Tuesday, October 06, 2009

'Chariot' - Book Review time

Arthur Cotterell has an awful lot of interesting material in his book on the ‘rise and fall of the worlds first war machine’. Perhaps as a consequence, it often feels incoherent, and there are frequent situations where he seems to favour mythology over archaeological evidence or historical records.

The book looks at the broad sweep of use of the chariot, focusing on four main areas, the near east, India, China and Asia Minor. The problem is that Cotterell’s evidence is frequently drawn from limited or mythologized sources, which he relies on too much. Also he has fixed in his mind his own clear timeline, which means he has to dismiss the use of Chariots for practical military action once cavalry are introduced. He instead reduces it to ceremonial and sporting use.

This despite the fact that Chariots were active weapons of war in Celtic Europe for centuries after that date, despite the fact that the chariot was still used in great numbers, if not as the elite super weapon of days past, in the near east for a good 600 years after the introduction of horsemen.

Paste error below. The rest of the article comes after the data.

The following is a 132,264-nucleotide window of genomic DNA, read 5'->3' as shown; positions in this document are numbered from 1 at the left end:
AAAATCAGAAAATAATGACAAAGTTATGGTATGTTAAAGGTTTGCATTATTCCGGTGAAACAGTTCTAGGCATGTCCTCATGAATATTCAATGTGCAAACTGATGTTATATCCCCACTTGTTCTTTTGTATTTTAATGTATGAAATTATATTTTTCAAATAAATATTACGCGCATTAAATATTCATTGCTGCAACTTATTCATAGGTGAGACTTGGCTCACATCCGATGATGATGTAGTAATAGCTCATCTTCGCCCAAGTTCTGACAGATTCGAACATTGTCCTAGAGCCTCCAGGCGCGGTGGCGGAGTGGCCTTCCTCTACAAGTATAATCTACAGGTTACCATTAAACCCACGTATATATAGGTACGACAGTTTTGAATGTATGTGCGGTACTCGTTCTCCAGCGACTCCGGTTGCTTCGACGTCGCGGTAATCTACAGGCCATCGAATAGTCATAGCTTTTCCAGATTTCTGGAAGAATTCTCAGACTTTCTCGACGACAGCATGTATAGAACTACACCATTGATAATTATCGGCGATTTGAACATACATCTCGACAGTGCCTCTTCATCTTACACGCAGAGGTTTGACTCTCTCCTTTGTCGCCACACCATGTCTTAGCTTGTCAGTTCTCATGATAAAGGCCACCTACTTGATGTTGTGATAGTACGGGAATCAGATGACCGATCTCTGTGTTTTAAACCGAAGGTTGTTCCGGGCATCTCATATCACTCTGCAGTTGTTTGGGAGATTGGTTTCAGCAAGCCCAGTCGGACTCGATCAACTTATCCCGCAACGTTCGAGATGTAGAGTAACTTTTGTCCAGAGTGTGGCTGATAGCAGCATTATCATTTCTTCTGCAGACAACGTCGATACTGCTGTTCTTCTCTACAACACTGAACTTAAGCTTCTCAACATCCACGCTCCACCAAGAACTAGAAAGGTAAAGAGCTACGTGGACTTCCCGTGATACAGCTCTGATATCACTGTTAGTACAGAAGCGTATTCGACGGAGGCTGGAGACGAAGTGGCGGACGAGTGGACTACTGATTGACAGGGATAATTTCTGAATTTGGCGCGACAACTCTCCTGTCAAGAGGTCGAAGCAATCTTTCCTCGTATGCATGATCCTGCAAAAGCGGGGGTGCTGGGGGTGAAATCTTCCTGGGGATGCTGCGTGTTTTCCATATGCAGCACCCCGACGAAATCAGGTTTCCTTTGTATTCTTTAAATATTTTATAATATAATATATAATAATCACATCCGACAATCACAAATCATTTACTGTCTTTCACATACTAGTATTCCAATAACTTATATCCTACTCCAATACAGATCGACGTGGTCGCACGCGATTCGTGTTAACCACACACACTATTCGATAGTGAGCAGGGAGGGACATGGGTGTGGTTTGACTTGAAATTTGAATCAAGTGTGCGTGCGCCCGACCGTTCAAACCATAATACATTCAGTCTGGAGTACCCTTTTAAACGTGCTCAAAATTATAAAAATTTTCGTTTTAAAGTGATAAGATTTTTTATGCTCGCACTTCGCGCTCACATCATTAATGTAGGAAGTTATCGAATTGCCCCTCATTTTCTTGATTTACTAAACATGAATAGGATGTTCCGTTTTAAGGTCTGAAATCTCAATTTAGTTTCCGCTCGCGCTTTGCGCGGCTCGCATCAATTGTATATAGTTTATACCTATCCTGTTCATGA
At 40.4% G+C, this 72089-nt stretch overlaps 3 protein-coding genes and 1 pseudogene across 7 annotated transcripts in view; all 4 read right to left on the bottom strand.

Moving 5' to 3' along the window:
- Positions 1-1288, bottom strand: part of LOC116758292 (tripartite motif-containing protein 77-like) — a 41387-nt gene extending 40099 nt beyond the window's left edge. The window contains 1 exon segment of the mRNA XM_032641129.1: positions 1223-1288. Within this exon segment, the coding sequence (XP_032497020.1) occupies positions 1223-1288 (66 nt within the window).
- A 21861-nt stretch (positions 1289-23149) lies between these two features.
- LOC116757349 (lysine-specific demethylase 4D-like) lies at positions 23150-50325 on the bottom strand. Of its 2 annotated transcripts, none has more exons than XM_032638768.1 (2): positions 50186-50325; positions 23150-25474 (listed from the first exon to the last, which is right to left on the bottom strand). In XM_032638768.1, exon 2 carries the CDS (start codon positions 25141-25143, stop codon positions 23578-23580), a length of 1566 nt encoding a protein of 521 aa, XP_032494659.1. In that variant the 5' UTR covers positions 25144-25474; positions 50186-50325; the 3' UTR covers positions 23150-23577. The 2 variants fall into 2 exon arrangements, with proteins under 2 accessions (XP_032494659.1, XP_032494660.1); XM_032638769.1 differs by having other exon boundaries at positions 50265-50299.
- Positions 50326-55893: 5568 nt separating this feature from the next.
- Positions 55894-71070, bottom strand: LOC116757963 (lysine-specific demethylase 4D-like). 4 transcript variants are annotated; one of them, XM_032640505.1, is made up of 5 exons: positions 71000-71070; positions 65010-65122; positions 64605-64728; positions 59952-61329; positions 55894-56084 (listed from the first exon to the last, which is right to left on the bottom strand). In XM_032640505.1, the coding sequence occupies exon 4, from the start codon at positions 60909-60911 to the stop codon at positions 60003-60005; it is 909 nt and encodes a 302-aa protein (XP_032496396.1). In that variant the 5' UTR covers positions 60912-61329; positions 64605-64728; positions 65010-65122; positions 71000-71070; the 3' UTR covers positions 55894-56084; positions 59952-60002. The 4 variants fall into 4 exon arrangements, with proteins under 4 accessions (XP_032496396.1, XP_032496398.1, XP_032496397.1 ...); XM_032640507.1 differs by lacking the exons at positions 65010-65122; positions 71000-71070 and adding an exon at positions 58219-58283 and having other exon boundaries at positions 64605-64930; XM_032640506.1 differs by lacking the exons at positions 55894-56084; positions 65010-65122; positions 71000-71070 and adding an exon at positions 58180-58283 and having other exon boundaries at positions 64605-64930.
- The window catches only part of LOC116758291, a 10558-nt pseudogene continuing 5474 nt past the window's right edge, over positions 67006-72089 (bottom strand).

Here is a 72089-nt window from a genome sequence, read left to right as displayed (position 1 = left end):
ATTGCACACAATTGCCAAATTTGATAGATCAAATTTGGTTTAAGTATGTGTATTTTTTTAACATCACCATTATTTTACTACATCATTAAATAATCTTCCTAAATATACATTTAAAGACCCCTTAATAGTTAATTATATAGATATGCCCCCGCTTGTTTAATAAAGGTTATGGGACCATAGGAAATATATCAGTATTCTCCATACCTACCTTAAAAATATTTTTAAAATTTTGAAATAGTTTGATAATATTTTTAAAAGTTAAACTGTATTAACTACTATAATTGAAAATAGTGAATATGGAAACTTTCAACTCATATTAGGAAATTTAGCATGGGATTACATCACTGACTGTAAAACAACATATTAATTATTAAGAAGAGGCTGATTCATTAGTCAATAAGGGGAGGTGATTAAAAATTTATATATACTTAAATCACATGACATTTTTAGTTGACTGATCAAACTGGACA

It is also clear, despite his excellent points on the use of chariot archery, that Arthur is not a specialist in military history; for example he doesn’t appear to know about box saddles and therefore can’t conceive of effective heavy cavalry until the introduction of stirrups; so never mind what the Sarmatians were doing for example. Also he dismisses the idea of chariots as mobile transport, yet we know Julius Caesar himself fought against chariots used in just this way to great effect. There are other points too.

But perhaps the biggest problem is the scattergun approach of writing. Poor old Arthur has so much interesting material that he cannot seem to keep his mind on one topic for very long. Is the obsession with physical perfection in Indian kings really relevant to chariot warfare? Failing that you suddenly find yourself in the midst of another subject, probably mythical, when the paragraph started by discussion arrow heads.

This is a harsh review, because as a book on military history, 'Chariot' fails. Nonetheless, there is some interesting material here, but it is not nearly as revealing as I would have hoped.

1 comment:

  1. I have this book on my reading pile at the moment and was hurrying through "Captain Blood" to get to it. Perhaps I'll savour Savatini instead and delay Cottrell based on your review.